Regardless of political and philosophical differences over how to pay for healthcare, there’s general agreement that at least from an IT perspective the healthcare industry has never been more dynamic. In fact, a 2017 Leadership and Workforce Study published by the Healthcare Information and Management Systems Society (HIMSS) finds that electronic health care records coupled with new types of patient engagement systems remain high priorities across the sector.
At the HIMSS 2017 conference this week, the dichotomy between the need to exploit IT to achieve those goals and the challenges associated with managing and securing patient data will be on display in full force. As is often the case in any industry, though, the primary issue is that the desire to deliver a better customer experience using IT is once again running ahead of the healthcare’s industry ability to secure data.
Why healthcare systems are an attractive target
Cybercriminals tend to focus on healthcare systems because the records stored in these systems are among the most valuable. Healthcare records loaded with multiple types of personally identifiable information (PII) typically sell for well north of $50 each. The trouble is healthcare organizations are frequently not much better at IT security than any other organization. A recent report published by IBM finds that nearly half the cyberattacks launched against healthcare organizations involved some type of malicious data input using well known threat vectors such as operating system or SQL injection commands.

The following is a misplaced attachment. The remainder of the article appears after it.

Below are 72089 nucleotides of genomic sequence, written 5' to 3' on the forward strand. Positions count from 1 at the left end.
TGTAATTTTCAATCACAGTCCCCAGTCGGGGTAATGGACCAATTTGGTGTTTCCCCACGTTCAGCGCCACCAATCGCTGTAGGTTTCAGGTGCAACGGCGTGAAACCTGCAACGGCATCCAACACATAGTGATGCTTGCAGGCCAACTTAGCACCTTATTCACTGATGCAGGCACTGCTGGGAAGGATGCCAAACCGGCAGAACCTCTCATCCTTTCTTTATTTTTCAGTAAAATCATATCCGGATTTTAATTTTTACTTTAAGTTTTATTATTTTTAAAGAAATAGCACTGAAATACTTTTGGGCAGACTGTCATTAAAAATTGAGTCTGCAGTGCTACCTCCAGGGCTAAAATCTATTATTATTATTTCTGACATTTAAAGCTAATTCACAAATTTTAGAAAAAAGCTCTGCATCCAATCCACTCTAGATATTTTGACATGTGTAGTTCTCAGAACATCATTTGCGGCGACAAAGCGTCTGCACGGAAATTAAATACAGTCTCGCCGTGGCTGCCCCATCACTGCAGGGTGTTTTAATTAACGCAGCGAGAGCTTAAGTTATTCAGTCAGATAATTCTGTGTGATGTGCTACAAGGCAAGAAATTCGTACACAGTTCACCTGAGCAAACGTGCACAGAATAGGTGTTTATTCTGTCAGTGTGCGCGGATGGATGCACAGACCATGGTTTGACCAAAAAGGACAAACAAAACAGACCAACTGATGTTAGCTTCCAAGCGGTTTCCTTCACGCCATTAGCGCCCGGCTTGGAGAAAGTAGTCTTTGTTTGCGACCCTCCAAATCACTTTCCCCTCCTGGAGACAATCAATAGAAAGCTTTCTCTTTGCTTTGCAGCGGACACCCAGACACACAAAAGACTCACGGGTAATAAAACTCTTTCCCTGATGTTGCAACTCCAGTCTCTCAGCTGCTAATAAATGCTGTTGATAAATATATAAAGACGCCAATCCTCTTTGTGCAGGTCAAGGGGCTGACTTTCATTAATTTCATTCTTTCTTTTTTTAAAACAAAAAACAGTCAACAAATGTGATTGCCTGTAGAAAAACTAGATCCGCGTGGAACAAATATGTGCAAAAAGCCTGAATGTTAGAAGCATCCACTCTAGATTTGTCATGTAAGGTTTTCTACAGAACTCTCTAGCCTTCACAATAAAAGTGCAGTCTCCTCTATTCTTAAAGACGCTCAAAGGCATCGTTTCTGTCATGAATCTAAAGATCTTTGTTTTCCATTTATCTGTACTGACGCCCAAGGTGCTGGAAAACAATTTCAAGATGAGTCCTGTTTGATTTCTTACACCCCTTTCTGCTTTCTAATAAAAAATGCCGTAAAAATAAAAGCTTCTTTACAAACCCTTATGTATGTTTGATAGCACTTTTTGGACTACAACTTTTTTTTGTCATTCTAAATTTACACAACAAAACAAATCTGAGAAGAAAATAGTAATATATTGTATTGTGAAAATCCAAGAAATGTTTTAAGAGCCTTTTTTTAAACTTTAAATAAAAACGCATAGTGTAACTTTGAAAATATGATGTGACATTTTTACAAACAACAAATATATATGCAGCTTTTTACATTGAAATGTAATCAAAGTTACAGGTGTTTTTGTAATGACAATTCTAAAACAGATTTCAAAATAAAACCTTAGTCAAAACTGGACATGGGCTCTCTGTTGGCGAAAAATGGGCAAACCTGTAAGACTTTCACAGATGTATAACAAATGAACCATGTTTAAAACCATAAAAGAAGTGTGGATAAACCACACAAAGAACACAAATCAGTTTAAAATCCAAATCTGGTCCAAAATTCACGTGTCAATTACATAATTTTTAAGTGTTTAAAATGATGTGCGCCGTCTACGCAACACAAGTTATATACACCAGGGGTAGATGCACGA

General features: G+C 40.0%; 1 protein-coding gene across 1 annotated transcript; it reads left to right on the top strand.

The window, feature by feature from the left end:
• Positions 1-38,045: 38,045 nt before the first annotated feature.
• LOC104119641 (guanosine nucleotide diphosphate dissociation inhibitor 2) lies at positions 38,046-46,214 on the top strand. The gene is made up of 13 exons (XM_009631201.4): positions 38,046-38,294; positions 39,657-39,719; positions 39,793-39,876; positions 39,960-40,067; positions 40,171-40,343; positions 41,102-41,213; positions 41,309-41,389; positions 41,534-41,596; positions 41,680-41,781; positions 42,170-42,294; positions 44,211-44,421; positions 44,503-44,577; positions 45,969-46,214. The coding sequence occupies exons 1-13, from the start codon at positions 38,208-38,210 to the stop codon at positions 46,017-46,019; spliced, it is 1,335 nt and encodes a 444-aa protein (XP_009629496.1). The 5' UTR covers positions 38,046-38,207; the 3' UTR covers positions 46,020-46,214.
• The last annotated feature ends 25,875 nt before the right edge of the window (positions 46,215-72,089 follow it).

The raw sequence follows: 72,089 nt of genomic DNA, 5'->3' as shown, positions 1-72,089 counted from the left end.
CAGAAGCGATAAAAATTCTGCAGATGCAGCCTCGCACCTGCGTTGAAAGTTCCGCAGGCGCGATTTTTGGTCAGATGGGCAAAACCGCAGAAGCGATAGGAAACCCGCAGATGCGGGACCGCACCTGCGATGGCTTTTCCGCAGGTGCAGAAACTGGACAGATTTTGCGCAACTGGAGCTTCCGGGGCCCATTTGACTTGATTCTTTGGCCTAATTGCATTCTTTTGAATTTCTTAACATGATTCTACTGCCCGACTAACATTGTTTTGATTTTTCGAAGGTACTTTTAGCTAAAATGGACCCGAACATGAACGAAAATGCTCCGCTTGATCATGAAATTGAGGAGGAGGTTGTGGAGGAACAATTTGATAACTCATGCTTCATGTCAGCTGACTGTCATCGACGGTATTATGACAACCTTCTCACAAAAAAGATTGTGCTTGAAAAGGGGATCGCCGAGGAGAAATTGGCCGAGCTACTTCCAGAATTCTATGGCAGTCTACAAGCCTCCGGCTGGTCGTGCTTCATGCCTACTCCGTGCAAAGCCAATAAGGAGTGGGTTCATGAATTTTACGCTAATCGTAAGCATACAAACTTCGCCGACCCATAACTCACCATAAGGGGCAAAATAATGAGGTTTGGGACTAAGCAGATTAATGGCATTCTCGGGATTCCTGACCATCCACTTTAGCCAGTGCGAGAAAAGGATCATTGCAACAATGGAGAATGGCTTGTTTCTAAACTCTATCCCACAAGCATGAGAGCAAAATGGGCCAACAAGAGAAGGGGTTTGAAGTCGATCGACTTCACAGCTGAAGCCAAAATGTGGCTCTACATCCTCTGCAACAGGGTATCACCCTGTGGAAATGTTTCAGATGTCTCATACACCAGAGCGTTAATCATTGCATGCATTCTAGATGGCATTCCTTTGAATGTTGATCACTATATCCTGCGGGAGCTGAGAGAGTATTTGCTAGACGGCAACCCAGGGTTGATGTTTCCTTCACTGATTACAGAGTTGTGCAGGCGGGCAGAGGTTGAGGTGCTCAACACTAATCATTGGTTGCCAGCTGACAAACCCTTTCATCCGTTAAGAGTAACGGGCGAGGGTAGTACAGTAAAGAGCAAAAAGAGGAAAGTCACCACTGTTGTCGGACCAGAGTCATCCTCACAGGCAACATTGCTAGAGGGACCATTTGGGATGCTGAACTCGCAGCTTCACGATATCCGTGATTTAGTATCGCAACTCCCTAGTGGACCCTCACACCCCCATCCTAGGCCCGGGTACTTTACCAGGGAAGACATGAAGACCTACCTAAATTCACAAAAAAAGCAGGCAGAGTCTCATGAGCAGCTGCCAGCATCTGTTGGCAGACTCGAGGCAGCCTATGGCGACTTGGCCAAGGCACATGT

As healthcare organizations become digitally savvy, there’s a corresponding increase in opportunity for managed service providers. The challenge is getting those healthcare organizations to balance their technology investments. By and large, most healthcare organizations would prefer to devote as much of their resources as possible to life-saving technologies rather than spending money trying to manage and secure massive amounts of structured and unstructured data. What funds are allocated to traditional IT are typically focused on applications designed to improve the patient experience.
Waking up to IT security risks
Like every other industry there’s a natural inclination to pour significantly more money into developing applications than into making sure those applications can be securely accessed. Yet, it’s often a security breach involving, for example, ransomware that winds up making that healthcare organization the focus of regulatory and media attention for all the wrong reasons.
The good news is it’s usually not too long after a breach that a healthcare organization starts to appreciate the value of an MSP. The bad news is providing the level of security required all too often requires fundamental changes to an application. As just about everyone in IT knows, it’s several orders of magnitude more expensive to fix an application in production than it is during the development process.
Unfortunately, not every healthcare provider is equally well funded. The smaller the healthcare provider, the more challenged they tend to be when funding IT. Nevertheless, it’s not possible to operate a healthcare facility without first making sure IT is functioning smoothly, and therein lies the opportunity for MSPs. The challenge MSPs face is finding a way to deliver those IT services at a cost the average healthcare organization can afford. After all, for every Massachusetts General or UCLA Medical Center there are thousands of smaller hospitals and clinics in desperate need of a cure for the most basic of IT ills.